- Parking lots are not detailed but close enough to rough things in.
For this job, I set the building pads to elevation and size. They will be handled as their own sub-set due to select fill and compaction requirements. The curb is laid out and we have a good idea of the 2D location. Final elevations will be worked out in the last file.
As you see her, the design looks complete. It will allow the contractor to get the pads done and rough in the streets after the utilities are placed. I like to square up the pads, as that is the way they will be built. In this case they requested the actual layout.
When you are doing a job like this with a lot of detail in a small place, it is important to manage material. There is not a lot of room for excess dirt and we need to be careful with frequent drone topos to get rid of just enough material.
In a perfect world we could reduce files to no more than two. That is often the case if the rough grade file is ready to go and in a week we have the final information needed to make the fine grading surface. With the job described, the contractor needed plans to get them closer to finish without the final plans being ready. The rough grade file can buy the office some time to get the fine grading file ready. It’s important to walk away from a job and look at it with fresh eyes in the morning to get the last breaklines and spots for better performance.
With one more opportunity to get questions answered, we now create the fine grading surface. Here is what we are going to produce for this surface.
- Retention areas to the correct volume required for the changes in the project along the way.
- Correct slopes away from buildings for drainage.
- Streets that drain to properly sized inlets.
- Intersections that work with traffic and shed water. No humps in main streets that will not work with posted speeds and pullouts and deceleration lanes that drain.
- Sidewalk ramps to ADA standard with sidewalk cross slopes at less than 2%.
- Parking lots graded to move water and contain no abrupt slope changes to catch low front scoops.
- As many breaklines and additional spot elevations required to make all the above work.
As you can see from the image, we added a lot of information to make the final file. These details will make the model perform better as well as give the contractor a look at what will be required to finish the project.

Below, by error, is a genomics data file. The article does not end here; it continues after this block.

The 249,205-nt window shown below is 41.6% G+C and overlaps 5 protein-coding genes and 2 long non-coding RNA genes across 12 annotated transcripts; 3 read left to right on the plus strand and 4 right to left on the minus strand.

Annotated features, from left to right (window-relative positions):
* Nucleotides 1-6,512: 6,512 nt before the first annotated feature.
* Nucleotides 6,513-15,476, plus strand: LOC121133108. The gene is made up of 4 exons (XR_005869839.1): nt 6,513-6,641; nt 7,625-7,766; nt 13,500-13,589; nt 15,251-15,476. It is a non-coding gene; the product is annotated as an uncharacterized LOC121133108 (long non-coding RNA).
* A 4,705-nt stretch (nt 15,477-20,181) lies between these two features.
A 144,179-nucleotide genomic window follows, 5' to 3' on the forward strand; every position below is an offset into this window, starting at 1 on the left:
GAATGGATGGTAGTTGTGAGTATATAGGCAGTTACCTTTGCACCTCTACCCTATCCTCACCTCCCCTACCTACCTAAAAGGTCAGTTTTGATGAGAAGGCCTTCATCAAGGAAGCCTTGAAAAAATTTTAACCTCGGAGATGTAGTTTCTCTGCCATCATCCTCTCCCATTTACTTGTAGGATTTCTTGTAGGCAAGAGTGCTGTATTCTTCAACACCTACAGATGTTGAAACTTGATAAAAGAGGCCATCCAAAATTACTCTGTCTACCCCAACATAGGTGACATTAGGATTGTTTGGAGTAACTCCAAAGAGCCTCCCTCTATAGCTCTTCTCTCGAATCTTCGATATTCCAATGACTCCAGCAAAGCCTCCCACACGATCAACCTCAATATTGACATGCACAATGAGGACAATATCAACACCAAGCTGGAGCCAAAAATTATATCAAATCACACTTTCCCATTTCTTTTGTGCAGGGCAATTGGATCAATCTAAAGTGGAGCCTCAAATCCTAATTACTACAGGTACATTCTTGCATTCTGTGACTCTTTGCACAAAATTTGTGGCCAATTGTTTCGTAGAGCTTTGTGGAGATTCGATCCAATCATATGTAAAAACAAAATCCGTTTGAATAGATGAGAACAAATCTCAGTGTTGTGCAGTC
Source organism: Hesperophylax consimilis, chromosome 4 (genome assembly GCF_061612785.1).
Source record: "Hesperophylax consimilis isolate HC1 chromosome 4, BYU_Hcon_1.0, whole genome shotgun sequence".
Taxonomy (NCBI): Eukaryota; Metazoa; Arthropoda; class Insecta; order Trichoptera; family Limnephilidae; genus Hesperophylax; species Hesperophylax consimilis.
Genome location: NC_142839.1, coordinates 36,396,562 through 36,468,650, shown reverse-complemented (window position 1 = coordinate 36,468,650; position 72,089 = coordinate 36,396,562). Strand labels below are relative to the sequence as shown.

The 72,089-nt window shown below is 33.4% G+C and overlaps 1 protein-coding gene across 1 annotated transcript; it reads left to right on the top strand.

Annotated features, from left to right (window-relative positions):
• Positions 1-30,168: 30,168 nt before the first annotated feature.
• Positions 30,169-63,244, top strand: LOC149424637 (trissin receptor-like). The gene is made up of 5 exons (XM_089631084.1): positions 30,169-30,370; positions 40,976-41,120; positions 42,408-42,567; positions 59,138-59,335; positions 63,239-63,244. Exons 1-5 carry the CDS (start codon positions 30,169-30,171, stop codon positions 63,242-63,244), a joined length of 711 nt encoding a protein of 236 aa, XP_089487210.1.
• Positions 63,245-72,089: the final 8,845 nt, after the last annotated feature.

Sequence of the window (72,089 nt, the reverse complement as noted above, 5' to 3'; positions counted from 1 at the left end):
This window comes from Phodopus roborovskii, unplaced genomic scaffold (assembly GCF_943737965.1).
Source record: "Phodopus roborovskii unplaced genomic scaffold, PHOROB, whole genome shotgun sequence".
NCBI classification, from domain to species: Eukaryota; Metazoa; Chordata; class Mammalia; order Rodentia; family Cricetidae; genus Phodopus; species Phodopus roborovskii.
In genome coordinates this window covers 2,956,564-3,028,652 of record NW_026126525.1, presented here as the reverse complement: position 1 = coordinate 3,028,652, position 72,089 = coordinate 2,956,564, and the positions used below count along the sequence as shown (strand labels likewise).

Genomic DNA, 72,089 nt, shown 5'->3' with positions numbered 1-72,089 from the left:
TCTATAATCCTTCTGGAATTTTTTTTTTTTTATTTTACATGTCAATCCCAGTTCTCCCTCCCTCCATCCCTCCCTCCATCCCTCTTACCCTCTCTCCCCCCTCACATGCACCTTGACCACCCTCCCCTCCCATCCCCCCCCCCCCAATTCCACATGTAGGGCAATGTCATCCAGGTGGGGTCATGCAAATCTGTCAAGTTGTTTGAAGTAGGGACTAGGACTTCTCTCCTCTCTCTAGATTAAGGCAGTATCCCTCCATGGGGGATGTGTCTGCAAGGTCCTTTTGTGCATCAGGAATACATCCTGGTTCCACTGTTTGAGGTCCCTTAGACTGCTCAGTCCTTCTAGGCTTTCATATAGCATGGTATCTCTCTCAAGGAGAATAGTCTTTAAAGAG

The green lines in this model are breaklines done by our engineer Michael Stallings, to help the surface do what we want. These are 3D lines that connect elevations on the surface to make sure the TIN links with correct elevation points. Of all the things in a model, the breaklines are the most confusing for new model builders. There is no easy answer. You need to draw a breakline in an area the does not look right to see if it improves the performance. If it does not, delete and try something else.
You want the fine grading file to be sent out last. We have had jobs where we sent out ten files as revisions and updates. The fine grading file should be a finalized surface of the information you have. If you do not have that, do not call it fine grading. The field needs to understand what the different file types do and know the tolerances placed on them.
Many times, we can get one file out the door with all the information needed built at once. We only hear from the contractor for the next job. I hope you have the same result and do not need to send multiple files. The following process will save you time and trouble.
- Keep file names consistent. If you use “Mass Grading” use it every time. The field will know it is close but not final, they can work with that in mind.
- Put dates on every file. It saves confusion.
- No need to bring a lot of equipment to the site initially. Start with some non-GPS machines for initial work and bring in guided equipment as things get moving.